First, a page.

Internal monitoring and risk management
Agencies' internal monitoring and risk management
Internal monitoring refers to the procedures included in an agency's steering and operational processes, organisational solutions and methods, which can be used to ensure with reasonable certainty that
- the activities are in accordance with the law
- the funds are safeguarded
- the activities are effective and
- correct and sufficient information on the finances and performance is generated.
According to Section 24 b of the State Budget Act (423/1988), agencies and institutions must make appropriate arrangements for internal control in their own activities and in activities for which they are responsible.
Risk management is used to identify, assess and manage factors that threaten the achievement of the goals included in the four classes mentioned above. Risk management has the same goals as internal control.
At its best, the internal control and risk management procedures are integrated into the agency's usual planning, management and operational processes.
Responsibility for organising internal control
According to Section 24 b of the State Budget Act (423/1988), the arrangements for internal control are implemented by the management of each agency and institution that is responsible for ensuring that it is appropriate and adequate.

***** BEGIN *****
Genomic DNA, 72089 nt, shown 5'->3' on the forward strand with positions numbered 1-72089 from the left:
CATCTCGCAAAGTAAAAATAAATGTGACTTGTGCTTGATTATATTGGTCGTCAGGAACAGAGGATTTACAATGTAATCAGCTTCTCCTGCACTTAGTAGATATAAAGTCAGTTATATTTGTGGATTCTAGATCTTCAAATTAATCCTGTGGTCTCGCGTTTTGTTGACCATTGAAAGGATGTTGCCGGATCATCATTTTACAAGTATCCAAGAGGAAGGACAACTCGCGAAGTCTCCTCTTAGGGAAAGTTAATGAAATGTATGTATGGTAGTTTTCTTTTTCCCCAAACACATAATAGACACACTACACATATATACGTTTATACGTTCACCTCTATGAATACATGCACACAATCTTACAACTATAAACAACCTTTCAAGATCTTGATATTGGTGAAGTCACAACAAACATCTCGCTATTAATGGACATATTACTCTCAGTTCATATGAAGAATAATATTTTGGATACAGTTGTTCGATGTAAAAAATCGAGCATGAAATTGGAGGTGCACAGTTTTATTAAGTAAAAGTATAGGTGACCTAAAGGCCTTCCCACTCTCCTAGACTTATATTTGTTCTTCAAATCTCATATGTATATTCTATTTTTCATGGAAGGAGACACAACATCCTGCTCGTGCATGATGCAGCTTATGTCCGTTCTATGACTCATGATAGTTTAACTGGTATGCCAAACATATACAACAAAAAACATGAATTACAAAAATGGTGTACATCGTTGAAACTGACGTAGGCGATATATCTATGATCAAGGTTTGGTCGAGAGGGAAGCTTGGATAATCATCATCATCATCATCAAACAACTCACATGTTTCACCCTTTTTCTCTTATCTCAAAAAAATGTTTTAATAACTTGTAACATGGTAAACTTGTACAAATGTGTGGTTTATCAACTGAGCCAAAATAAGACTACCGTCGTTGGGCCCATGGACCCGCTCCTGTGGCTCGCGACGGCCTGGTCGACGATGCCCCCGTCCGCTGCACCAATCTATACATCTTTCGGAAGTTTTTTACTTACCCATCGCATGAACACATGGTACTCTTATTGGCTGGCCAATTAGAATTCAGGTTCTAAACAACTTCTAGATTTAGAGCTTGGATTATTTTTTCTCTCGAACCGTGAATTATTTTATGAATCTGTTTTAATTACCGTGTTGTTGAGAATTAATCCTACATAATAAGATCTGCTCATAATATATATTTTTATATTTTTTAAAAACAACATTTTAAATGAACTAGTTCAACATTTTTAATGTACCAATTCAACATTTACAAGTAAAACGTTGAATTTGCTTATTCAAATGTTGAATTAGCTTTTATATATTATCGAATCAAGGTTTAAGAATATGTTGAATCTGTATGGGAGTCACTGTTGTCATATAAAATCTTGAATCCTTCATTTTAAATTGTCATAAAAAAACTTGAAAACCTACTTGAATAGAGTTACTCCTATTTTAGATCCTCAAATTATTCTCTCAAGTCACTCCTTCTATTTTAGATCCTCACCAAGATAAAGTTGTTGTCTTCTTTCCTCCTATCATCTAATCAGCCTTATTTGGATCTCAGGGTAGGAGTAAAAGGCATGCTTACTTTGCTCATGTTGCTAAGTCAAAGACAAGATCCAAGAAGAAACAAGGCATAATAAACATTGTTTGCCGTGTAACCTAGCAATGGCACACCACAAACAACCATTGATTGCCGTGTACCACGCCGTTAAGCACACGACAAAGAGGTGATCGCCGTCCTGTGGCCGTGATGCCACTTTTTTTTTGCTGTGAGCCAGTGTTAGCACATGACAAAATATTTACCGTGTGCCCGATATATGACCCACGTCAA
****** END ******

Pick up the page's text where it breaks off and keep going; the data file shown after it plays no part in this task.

Assessing internal control
Section 65 of the State Budget Decree (1243/1992) stipulates that the activity report on operations included in the final accounts of the accounting agency must include an assessment of the appropriateness and adequacy of the internal control and the risk management included in it, and a statement of the status and most essential developmental needs of internal control (assessment and statement of assurance of internal control).
Internal control assessment framework
In 2005, the advisory council on internal control and risk management appointed by the Government drew up a recommendation for state agencies and institutions on approaches to internal control and risk management and assessment of functionality.
The internal control sub-committee of the advisory council on internal control and risk management has created a concise version of the assessment framework, which can be used, for example, in small agencies, or agencies that wish to start by fulfilling the minimum requirements of internal control.
The agency or institution can also use other generally accepted assessment frameworks (such as COSO, COSO-ERM, CoCo) in assessing the functionality of internal control and risk management. The use of a generally accepted assessment framework supports a systematic, documented assessment of internal control. The assessment framework must always be adjusted to meet the agency's needs.